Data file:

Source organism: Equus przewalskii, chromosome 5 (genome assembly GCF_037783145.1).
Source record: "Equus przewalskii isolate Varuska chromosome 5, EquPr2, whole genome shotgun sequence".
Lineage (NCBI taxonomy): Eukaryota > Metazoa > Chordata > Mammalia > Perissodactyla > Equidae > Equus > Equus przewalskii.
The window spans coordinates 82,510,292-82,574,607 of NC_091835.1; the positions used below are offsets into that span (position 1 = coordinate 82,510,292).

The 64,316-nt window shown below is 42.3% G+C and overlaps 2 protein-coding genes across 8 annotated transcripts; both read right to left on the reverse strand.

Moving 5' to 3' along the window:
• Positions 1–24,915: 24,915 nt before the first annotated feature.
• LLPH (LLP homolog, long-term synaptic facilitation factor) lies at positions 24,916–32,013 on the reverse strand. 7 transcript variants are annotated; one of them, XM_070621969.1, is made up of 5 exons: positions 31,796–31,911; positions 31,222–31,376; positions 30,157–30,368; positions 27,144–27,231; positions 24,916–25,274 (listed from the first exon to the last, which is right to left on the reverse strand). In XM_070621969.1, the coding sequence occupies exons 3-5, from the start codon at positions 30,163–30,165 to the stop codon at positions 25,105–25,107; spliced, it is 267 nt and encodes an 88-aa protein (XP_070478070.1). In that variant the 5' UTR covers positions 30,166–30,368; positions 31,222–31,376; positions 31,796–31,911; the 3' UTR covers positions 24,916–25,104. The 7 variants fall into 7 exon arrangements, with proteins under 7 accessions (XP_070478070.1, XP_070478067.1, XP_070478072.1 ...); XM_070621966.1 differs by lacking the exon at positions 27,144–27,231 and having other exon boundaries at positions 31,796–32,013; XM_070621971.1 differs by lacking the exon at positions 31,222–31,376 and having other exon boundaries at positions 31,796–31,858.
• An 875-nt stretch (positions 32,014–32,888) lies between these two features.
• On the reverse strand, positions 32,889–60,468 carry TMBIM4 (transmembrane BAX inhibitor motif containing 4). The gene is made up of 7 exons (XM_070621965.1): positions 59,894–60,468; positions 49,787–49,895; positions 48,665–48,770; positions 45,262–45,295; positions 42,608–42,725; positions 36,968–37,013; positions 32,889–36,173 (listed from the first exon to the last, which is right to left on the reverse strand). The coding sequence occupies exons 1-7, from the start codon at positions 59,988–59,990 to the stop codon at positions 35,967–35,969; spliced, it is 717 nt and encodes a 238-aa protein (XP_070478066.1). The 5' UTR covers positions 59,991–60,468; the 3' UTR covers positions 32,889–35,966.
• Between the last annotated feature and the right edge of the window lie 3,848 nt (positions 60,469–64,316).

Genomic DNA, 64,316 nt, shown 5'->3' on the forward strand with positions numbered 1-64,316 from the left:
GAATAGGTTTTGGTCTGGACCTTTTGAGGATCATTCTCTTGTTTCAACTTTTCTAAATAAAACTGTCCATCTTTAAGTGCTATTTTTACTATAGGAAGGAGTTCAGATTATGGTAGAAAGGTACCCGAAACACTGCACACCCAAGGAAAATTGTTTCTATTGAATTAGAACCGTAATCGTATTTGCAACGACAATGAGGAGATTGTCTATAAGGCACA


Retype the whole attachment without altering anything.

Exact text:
Source organism: Equus przewalskii, chromosome 5 (genome assembly GCF_037783145.1).
Source record: "Equus przewalskii isolate Varuska chromosome 5, EquPr2, whole genome shotgun sequence".
Lineage (NCBI taxonomy): Eukaryota > Metazoa > Chordata > Mammalia > Perissodactyla > Equidae > Equus > Equus przewalskii.
The window spans coordinates 82,510,292-82,574,607 of NC_091835.1; the positions used below are offsets into that span (position 1 = coordinate 82,510,292).

The 64,316-nt window shown below is 42.3% G+C and overlaps 2 protein-coding genes across 8 annotated transcripts; both read right to left on the reverse strand.

Moving 5' to 3' along the window:
• Positions 1–24,915: 24,915 nt before the first annotated feature.
• LLPH (LLP homolog, long-term synaptic facilitation factor) lies at positions 24,916–32,013 on the reverse strand. 7 transcript variants are annotated; one of them, XM_070621969.1, is made up of 5 exons: positions 31,796–31,911; positions 31,222–31,376; positions 30,157–30,368; positions 27,144–27,231; positions 24,916–25,274 (listed from the first exon to the last, which is right to left on the reverse strand). In XM_070621969.1, the coding sequence occupies exons 3-5, from the start codon at positions 30,163–30,165 to the stop codon at positions 25,105–25,107; spliced, it is 267 nt and encodes an 88-aa protein (XP_070478070.1). In that variant the 5' UTR covers positions 30,166–30,368; positions 31,222–31,376; positions 31,796–31,911; the 3' UTR covers positions 24,916–25,104. The 7 variants fall into 7 exon arrangements, with proteins under 7 accessions (XP_070478070.1, XP_070478067.1, XP_070478072.1 ...); XM_070621966.1 differs by lacking the exon at positions 27,144–27,231 and having other exon boundaries at positions 31,796–32,013; XM_070621971.1 differs by lacking the exon at positions 31,222–31,376 and having other exon boundaries at positions 31,796–31,858.
• An 875-nt stretch (positions 32,014–32,888) lies between these two features.
• On the reverse strand, positions 32,889–60,468 carry TMBIM4 (transmembrane BAX inhibitor motif containing 4). The gene is made up of 7 exons (XM_070621965.1): positions 59,894–60,468; positions 49,787–49,895; positions 48,665–48,770; positions 45,262–45,295; positions 42,608–42,725; positions 36,968–37,013; positions 32,889–36,173 (listed from the first exon to the last, which is right to left on the reverse strand). The coding sequence occupies exons 1-7, from the start codon at positions 59,988–59,990 to the stop codon at positions 35,967–35,969; spliced, it is 717 nt and encodes a 238-aa protein (XP_070478066.1). The 5' UTR covers positions 59,991–60,468; the 3' UTR covers positions 32,889–35,966.
• Between the last annotated feature and the right edge of the window lie 3,848 nt (positions 60,469–64,316).

Genomic DNA, 64,316 nt, shown 5'->3' on the forward strand with positions numbered 1-64,316 from the left:
GAATAGGTTTTGGTCTGGACCTTTTGAGGATCATTCTCTTGTTTCAACTTTTCTAAATAAAACTGTCCATCTTTAAGTGCTATTTTTACTATAGGAAGGAGTTCAGATTATGGTAGAAAGGTACCCGAAACACTGCACACCCAAGGAAAATTGTTTCTATTGAATTAGAACCGTAATCGTATTTGCAACGACAATGAGGAGATTGTCTATAAGGCACA